So you may notice that this post looks a little different than it did originally and that's because I deleted it and the subsequent Instagram and FB posts that went along with it.
You know, I like to think that I’m pretty wise when it comes to what I post about my kids online. I share my challenges in motherhood, I share the funny things, and I share what's happened to us and what we are doing. I had not yet shared my kids' Big Feelings and things they pour out to me from their heart in private, in the very safe spot I wrote about having for them. I confess I’m still navigating what writing about my children looks like as they get older. I don’t have it figured out, this balance of what to share and what not to share. But my children's confessions are their own, and they are not for public consumption. I made a huge misstep today. By writing about something one of my children told me in confidence, I suddenly made the safe conversation spot unsafe for them for the future. I’m figuring out motherhood as I go but because I do write about my family, I need to be more cognizant of what’s precious for JUST us versus what’s okay to share among this wonderful and weird community we have together on social media. Most days I’m winging motherhood (can’t you tell?) and lots of times I make mistakes. This one is one that I can, thankfully, correct.
I stand by what I write and what I originally posted was thoughtful and had the purpose of sharing wisdom with my mom tribe. I will figure out how to say what I want to say in a way that respects the privacy of my children and treads this very fine line well.
SOME THOUGHTS FROM CHRIS:
As we create massive amounts of data on the internet, we should consider the future. The internet doesn't forget [examples: first tweet, fb timelines, archive.org, criminal mugshots]. When our children become the topic of conversation, we are creating for them an unrequested public record. How will they respond to this? We can't know, but we can make some educated guesses. How would I respond to knowing that my childhood crushes or private conversations with my parents were recorded for the world to see? A clue as to answer this, we can ask ourselves how we feel when reading in Luke 8: 16-17 that "nor is anything secret that will not be known and come to light." While the immediate context of this is with respect to final judgment, consider what it means for anybody to have instant access to past conversations you've held in confidence. We should not confuse guilt with embarrassment, but we should be grateful that everything is not public.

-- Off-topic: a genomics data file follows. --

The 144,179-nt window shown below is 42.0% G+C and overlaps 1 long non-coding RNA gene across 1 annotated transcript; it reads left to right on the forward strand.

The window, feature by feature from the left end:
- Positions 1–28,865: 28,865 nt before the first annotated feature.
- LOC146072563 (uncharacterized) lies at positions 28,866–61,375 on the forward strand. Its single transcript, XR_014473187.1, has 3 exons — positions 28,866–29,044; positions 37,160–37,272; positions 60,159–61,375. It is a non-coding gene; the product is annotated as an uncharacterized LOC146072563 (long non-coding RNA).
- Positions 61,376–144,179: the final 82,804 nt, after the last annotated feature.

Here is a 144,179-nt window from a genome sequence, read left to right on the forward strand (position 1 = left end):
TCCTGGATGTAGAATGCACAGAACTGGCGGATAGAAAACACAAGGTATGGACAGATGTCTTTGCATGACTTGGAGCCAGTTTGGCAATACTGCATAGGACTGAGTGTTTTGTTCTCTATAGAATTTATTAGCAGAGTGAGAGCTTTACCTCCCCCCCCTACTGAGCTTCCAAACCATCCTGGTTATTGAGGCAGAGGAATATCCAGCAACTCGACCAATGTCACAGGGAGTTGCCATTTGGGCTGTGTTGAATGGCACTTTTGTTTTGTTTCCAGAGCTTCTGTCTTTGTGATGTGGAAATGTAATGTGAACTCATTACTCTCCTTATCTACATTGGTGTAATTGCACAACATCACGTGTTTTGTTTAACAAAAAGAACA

Therefore, although Indiana's original post was a nice post, it could ultimately truncate the very thing for which it is appreciative: open and honest conversation between a child and parent. We are both amazed that our oldest child is now seven. Where has the time gone? I recently had a conversation with a fellow father friend of mine and remember him getting teary as he discussed having a child on the cusp of his teenage years. We should treasure these conversations. While our children are young, I hope that we can lay a foundation of trustworthiness for the future. In doing so so, we may still be able to to discuss the issues of life when they are far past young crushes.
To be clear, I am not saying we should censor ourselves to try to be friends with our children. Nor am I saying everything is off limits. For the former, we must acknowledge that our role is to protect and guide our children rather than to be chummy with them. For the latter, we must draw lines around what is fair game for public consumption and what should be held in confidence. In order to answer this, we should consider the original content and forum. This can't possibly cover all situations, but I believe this provides a good starting point for considering what to share.
One final consideration for OUR hearts as parents is to resist the temptation to view life as a series of tweetable / IG moments. I'm not a luddite. Far from it. In my work, I'm focused on helping companies adopt the latest networking technologies to advance and improve the world we live in. At the same time, I maintain a relatively low profile online out of a considered eccentricity. I spend considerable time thinking about the consequences of everything that we, as a society, are building. Melvin Kranzberg, a historian of technology wrote six laws of technology. The first is that technology is neither good nor bad; nor is it neutral. As we continue to adopt new technologies, we should consider the legacy we are leaving for our children and future generations. As we use them, we should do so in the context of pursuing the summum bonum.
Hi! How was your 2017? Did you find that your future was so bright that you had to wear shades?
I mean, I had to wear shades, but that's mainly because my under eye area has been looking rough since insomnia is trying to become my BFF again. Ugh.
Want to know how my 2017 was? This is my blog, so you know I’m going to tell you anyway. In a word: Meh. I'm totally good with saying goodbye to 2017. I'm ready for a new year, but not because of new year’s resolutions or anything like that.
If we're connected on Instagram perhaps you saw my diatribe about my Old Year's Resolutions last Friday. If you missed it, don't you worry. I saved it for posterity's sake on my blog's Facebook page (That old thing? You still have that? ... YES.)